Saturday, November 13, 2010

Saturday Meditation, November 13

Russian President Dmitry Medvedev
It looks as if my predictions about the President having a very hard time getting the Senate to ratify the new SALT treaty with Russia are coming true. Senate approval of President Barack Obama’s nuclear arms treaty with Russia, which once looked close to a sure thing, now appears to be in jeopardy. The administration is scrambling to get enough Republican support in the Senate to ratify the New START treaty before the Democrats’ majority shrinks by six in January. But Republicans have little incentive to give Obama a big political boost after leaving him reeling from their strong gains in last week’s congressional elections.

Some people, including yours truly, have argued that the treaty would limit U.S. missile defense options and does not provide adequate procedures to verify that Russia is living up to its terms. Advocates for the treaty dispute both charges. A failure to win passage could trip up one of the administration’s top foreign policy goals: improving relations with Russia. The treaty, signed in April by Obama and Russian President Dmitry Medvedev, has been the most tangible sign of success, and failure to get it ratified could be viewed as a rebuke in Moscow.

The Obama administration is worried that ratification could slip out of reach if a vote were to be delayed. Ellen Tauscher, the undersecretary of state for arms control, said this week that the lame-duck session Congress will convene before most newly elected senators take their seats in January could be the administration’s last shot.

“Our last opportunity to do it coming forward is in the lame duck,” she said. “I think that, frankly, because of the way the numbers are working, it’s the best opportunity to do it.”

Republicans will gain one vote part of the way through the lame-duck session because they won a special election for Obama’s former seat in Illinois. That will increase the GOP’s Senate numbers temporarily to 42 in the 100-member chamber.

Since the election, senior administration officials, including Vice President Joe Biden

and Secretary of State Hillary Rodham Clinton, have been pressing the case for ratification with Republican lawmakers. A long list of retired generals and senior statesmen from both parties have expressed support, arguing that that the treaty should be beyond politics.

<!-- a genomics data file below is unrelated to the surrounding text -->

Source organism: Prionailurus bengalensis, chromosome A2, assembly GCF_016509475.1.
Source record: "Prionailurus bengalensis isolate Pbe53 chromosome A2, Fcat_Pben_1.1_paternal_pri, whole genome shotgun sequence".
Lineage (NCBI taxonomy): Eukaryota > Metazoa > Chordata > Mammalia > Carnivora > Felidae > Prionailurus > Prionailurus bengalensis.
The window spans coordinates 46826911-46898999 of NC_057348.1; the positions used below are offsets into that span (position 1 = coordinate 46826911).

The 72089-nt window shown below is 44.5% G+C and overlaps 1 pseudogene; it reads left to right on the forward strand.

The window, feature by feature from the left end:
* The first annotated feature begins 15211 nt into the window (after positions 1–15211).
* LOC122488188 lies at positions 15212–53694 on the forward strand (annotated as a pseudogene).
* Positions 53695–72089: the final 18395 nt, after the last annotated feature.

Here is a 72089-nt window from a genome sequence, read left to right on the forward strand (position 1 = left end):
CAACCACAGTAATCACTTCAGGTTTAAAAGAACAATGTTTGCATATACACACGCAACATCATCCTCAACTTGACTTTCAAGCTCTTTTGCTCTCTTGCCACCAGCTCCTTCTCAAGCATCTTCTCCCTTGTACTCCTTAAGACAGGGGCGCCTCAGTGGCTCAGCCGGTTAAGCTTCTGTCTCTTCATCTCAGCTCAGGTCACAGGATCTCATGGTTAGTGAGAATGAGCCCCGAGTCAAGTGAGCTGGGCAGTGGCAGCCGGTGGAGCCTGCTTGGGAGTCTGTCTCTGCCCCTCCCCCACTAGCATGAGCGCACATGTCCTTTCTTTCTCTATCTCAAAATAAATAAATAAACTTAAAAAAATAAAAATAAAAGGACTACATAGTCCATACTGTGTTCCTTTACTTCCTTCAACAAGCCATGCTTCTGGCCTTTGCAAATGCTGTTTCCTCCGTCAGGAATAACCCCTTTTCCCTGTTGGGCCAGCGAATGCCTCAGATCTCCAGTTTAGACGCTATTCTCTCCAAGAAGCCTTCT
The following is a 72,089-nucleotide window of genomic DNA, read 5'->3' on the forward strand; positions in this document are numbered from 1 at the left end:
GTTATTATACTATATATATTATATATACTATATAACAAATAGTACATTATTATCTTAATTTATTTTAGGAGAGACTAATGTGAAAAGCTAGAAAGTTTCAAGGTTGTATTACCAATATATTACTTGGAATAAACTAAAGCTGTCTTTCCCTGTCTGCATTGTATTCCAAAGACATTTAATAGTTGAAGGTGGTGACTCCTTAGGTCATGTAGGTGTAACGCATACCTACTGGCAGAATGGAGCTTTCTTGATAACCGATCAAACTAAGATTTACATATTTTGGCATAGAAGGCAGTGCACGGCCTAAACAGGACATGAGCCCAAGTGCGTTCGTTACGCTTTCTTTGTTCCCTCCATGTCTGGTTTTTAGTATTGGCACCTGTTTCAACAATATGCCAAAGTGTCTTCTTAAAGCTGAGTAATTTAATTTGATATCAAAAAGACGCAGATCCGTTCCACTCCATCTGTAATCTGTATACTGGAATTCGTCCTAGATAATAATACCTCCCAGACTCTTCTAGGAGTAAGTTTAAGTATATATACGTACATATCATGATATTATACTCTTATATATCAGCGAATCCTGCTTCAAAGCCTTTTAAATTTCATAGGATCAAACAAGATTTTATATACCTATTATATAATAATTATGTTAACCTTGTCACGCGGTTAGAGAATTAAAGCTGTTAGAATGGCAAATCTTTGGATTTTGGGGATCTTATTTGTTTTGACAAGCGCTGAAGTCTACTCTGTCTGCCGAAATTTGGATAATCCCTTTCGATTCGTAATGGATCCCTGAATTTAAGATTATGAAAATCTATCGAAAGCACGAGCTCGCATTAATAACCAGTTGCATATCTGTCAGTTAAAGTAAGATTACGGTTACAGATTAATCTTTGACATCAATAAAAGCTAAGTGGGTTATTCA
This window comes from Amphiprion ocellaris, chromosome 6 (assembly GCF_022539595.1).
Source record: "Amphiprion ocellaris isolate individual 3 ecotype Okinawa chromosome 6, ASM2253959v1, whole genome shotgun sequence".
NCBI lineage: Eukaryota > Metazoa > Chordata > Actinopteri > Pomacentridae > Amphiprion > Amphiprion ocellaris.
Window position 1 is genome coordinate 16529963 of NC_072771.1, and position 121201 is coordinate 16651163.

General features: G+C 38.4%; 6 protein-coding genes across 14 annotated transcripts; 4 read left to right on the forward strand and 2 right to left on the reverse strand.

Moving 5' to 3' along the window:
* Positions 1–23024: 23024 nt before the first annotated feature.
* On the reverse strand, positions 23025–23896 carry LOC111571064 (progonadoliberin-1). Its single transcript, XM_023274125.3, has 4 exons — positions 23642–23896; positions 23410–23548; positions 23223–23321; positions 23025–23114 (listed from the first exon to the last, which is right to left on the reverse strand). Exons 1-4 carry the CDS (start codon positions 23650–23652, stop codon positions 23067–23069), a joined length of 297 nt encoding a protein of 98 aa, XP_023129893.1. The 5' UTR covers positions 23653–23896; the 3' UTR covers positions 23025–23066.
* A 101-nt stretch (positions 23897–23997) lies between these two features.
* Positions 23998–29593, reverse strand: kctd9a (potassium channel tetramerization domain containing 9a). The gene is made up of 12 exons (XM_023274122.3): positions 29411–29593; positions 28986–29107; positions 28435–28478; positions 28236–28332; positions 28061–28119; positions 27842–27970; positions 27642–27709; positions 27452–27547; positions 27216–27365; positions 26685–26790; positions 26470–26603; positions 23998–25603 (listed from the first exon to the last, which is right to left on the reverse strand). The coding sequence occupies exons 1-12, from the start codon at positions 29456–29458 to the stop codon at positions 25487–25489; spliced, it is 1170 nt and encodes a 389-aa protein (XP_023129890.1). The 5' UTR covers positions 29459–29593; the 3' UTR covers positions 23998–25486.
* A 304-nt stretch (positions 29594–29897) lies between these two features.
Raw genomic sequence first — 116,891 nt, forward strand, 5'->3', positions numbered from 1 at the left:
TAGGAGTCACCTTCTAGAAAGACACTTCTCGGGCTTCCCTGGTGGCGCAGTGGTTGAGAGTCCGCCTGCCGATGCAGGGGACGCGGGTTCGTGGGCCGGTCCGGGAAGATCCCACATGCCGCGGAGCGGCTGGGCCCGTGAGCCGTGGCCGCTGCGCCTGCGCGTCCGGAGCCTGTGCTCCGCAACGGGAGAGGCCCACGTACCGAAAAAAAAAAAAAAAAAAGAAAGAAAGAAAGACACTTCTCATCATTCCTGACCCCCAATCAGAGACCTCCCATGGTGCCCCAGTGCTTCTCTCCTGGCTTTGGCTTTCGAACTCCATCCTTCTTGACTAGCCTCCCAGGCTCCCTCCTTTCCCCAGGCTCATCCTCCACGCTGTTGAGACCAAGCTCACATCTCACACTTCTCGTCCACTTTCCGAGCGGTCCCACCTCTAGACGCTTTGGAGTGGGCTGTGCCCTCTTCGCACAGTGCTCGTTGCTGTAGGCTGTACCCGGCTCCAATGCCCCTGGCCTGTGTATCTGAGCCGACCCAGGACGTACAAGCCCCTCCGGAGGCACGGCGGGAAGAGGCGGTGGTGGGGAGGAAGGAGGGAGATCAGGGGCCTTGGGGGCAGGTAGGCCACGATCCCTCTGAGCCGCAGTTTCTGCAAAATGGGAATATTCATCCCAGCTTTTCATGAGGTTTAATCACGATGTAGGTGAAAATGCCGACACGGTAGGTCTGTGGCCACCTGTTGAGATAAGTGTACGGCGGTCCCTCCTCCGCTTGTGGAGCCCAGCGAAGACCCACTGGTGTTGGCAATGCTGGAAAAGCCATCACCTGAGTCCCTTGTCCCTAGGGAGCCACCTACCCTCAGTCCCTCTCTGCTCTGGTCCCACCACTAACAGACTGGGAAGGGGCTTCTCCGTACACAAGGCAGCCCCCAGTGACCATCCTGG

But its best shot seems to lie in a political deal with one key Republican senator.

Republican Jon Kyl has wielded the most sway in his party on the issue. He has been negotiating with the administration for months and pinning support for the treaty to a boost in funding to modernize the U.S. stockpile of nuclear weapons. A number of his Republican colleagues have said they will follow his lead on the treaty. His approval could push support beyond the 67 votes the administration needs for ratification, although many Republicans still are likely to oppose it.

The administration has countered Kyl by warning that the lame-duck session also will be his last chance to get the money he is seeking for the nuclear stockpile because Democrats will not support him next year should the treaty fail.

The treaty would reduce the limit on strategic warheads to 1,550 for each country from the current ceiling of 2,200. It also would set up new procedures to allow both countries to inspect each other’s arsenals to verify compliance.

Investigators believe a cat who liked to sleep on top of a toaster oven started a kitchen fire in Port Townsend by depressing the toaster lever. Lois Lund told The Peninsula Daily News she doesn't hold a grudge against her cat Osiris. Lund said he had been sleeping on top of the oven to avoid a pet dog and probably stepped on the lever.
Lund heard the fire early Sunday and put it out with a garden hose. Fire investigator Kurt Steinbach said the fire originated in the oven that had been left on. The cat escaped, and no one was hurt in the fire.

On this day in history in 1789 Ben Franklin writes "Nothing . . . certain but death & taxes"; in 1942 Minimum draft age lowered from 21 to 18 

Live Long

Three Irishmen, Paddy, Sean and Shamus, having left the pub a wee bit late
one night, found themselves on the road which led past the old graveyard.

"Come have a look over here," says Paddy, "it's Michael O'Grady's grave,
God bless his soul. He lived to the ripe old age of 87. Good blood,
those O'Gradys!"

"That's nothing," says Sean. "Here's one named Patrick O'Toole, it says here that
he was 95 when he died. Aye, those O'Tooles are a hardy bunch, they are!"

Just then, Shamus yells out, "Forget him, here's a fella that lived to
be 145 years old!"

"What was his name?" ask Paddy & Sean.

Shamus stumbles around a bit, awkwardly lights a match to see what else
is written on the stone marker, and exclaims, "Miles..."

"Miles who?" ask Paddy & Sean

"To Dublin!"

Live Long and Prosper....

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